The Australian Institute of Sport a major study into the impacts of pregnancy in high-performance sport with the aim of increasing career longevity for female athletes.

The ‘Mum-Alete’ study will survey athletes to determine the physical, mental, financial, and social impacts that pregnancy and post-pregnancy have on an athlete’s decision to remain in the sport.

Olympic swimmer Rachel Harris is the project lead and said the three-month study would help retain women in high-performance sport.

“As a former athlete and as a health professional, I know first-hand how difficult it has been in the past to find guidance about important issues facing female athletes such as pregnancy,” Harris said in a statement.

“The ‘Mum-Alete’ study is the first research project of its kind in Australia. The findings will not only help shape current and future AIS initiatives but influence change to better support and improve the longevity of female athletes.”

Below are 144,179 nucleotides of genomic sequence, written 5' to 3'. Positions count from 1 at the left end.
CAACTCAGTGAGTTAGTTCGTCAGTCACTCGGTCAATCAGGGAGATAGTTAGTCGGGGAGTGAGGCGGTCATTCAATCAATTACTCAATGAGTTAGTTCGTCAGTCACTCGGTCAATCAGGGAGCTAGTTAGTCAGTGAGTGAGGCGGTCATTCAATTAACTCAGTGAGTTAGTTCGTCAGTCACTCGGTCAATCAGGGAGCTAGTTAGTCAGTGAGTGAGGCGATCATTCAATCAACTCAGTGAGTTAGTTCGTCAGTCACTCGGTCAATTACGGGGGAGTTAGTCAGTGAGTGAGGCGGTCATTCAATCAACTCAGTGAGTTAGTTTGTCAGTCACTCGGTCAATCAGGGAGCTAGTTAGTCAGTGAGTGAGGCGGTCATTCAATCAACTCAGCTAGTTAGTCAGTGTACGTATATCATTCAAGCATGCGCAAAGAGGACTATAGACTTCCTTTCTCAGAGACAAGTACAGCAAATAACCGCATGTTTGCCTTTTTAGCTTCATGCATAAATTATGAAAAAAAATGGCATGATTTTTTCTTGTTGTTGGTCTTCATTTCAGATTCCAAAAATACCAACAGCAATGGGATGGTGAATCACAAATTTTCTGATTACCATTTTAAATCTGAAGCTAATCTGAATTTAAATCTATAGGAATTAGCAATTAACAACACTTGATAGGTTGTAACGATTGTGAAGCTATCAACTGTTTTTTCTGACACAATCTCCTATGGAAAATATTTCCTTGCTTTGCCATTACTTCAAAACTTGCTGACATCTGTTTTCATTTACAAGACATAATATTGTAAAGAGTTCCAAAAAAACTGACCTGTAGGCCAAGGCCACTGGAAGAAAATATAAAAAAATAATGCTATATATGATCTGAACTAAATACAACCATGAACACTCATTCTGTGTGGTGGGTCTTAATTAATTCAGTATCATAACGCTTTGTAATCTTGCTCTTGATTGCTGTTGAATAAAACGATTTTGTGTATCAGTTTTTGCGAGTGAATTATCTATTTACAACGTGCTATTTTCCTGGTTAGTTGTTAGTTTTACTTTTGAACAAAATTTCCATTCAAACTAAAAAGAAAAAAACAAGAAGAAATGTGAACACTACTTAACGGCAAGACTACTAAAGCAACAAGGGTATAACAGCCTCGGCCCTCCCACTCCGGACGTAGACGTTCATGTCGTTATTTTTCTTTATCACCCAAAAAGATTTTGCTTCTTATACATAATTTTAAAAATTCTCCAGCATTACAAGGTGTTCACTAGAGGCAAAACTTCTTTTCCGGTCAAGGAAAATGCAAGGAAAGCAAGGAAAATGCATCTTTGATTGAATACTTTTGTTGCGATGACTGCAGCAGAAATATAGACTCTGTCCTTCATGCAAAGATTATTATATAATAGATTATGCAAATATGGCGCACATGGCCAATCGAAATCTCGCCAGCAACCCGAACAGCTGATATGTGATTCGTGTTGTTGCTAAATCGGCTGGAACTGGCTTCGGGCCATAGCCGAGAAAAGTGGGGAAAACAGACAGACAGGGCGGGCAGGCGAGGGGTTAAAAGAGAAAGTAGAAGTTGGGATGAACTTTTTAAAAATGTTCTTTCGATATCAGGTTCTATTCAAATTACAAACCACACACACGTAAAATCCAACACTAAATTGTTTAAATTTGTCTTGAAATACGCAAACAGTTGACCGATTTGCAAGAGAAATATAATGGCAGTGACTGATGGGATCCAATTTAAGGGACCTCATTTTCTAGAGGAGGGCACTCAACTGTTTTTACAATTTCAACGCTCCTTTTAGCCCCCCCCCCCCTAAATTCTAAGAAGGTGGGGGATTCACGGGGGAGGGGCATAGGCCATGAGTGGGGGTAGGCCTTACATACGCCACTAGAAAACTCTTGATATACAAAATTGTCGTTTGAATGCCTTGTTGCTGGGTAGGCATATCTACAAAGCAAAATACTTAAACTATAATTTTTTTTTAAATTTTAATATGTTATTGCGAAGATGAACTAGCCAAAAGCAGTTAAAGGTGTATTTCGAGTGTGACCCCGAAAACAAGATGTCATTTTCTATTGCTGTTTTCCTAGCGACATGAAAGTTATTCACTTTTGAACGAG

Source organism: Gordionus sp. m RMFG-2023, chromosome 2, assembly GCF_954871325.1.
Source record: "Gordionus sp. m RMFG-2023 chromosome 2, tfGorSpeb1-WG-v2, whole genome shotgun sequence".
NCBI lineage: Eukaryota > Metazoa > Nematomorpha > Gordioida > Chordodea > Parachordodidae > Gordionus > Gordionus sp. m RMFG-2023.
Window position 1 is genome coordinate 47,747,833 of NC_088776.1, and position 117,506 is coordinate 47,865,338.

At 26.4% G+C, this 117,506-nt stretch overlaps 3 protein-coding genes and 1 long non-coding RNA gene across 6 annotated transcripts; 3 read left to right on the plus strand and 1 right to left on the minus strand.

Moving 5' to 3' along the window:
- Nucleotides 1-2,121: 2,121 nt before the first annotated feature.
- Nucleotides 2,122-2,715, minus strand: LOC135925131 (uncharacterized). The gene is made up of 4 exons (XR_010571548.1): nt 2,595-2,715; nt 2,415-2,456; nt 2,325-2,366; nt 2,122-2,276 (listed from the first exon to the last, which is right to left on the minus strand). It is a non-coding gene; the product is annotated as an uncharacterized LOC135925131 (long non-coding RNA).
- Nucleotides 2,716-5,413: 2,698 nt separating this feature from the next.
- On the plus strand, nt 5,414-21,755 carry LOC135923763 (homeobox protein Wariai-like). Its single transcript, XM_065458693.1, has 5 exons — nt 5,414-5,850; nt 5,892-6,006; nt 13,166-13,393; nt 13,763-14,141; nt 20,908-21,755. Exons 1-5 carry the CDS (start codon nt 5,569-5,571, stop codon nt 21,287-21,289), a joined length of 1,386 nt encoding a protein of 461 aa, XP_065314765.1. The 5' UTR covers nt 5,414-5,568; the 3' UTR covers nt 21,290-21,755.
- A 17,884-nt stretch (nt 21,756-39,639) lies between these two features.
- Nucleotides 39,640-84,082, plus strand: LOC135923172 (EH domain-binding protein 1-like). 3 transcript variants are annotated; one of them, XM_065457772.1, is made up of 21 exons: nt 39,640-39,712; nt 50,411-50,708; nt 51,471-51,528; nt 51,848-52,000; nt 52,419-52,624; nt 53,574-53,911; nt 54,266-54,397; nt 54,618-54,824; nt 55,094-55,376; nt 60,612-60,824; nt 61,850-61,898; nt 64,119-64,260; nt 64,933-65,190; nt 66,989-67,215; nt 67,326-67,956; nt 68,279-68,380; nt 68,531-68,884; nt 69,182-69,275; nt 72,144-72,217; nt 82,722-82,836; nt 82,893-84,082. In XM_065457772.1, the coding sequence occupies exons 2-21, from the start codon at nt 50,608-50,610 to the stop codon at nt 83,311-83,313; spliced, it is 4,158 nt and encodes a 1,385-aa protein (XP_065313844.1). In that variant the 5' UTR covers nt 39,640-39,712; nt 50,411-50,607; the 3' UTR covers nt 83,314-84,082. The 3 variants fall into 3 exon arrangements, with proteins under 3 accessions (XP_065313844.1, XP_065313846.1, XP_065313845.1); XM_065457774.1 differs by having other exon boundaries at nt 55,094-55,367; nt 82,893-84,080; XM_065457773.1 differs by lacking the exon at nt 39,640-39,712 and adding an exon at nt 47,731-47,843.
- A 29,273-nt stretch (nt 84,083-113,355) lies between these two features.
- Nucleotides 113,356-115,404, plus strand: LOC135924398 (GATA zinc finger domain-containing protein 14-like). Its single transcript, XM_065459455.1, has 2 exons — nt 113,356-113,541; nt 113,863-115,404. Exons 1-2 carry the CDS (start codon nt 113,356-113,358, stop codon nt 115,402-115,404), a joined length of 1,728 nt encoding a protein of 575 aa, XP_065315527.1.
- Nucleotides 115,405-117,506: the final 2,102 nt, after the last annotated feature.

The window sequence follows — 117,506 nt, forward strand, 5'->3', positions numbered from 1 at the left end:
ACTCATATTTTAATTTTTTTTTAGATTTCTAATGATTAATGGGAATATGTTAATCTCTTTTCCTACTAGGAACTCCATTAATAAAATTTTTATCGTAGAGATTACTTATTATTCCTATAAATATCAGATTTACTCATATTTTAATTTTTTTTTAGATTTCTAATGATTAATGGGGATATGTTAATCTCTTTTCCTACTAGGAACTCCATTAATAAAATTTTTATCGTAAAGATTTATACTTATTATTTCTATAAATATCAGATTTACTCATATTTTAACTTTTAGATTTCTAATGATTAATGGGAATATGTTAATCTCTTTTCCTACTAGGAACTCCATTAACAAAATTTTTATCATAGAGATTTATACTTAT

Two-time Olympic water polo player Lea Yanitsas had her son between Rio and Tokyo and said having a post-pregnancy roadmap would have made her return to high-performance sport an easier process.

“I would have loved to be able to access more research, more resources and more information about my return to elite competition following having my son,” Yanitsas said.

“I leaned hard on the research available and the experience of my friends who are elite athlete mothers and so much was trial and error.

“I wish I had had more support in navigating travel, breastfeeding, expressing and the practicalities of trying to train with a newborn.”

Open to athletes training or competing at the highest level in their sport in the six months prior to pregnancy, the survey is open now with results expected in April.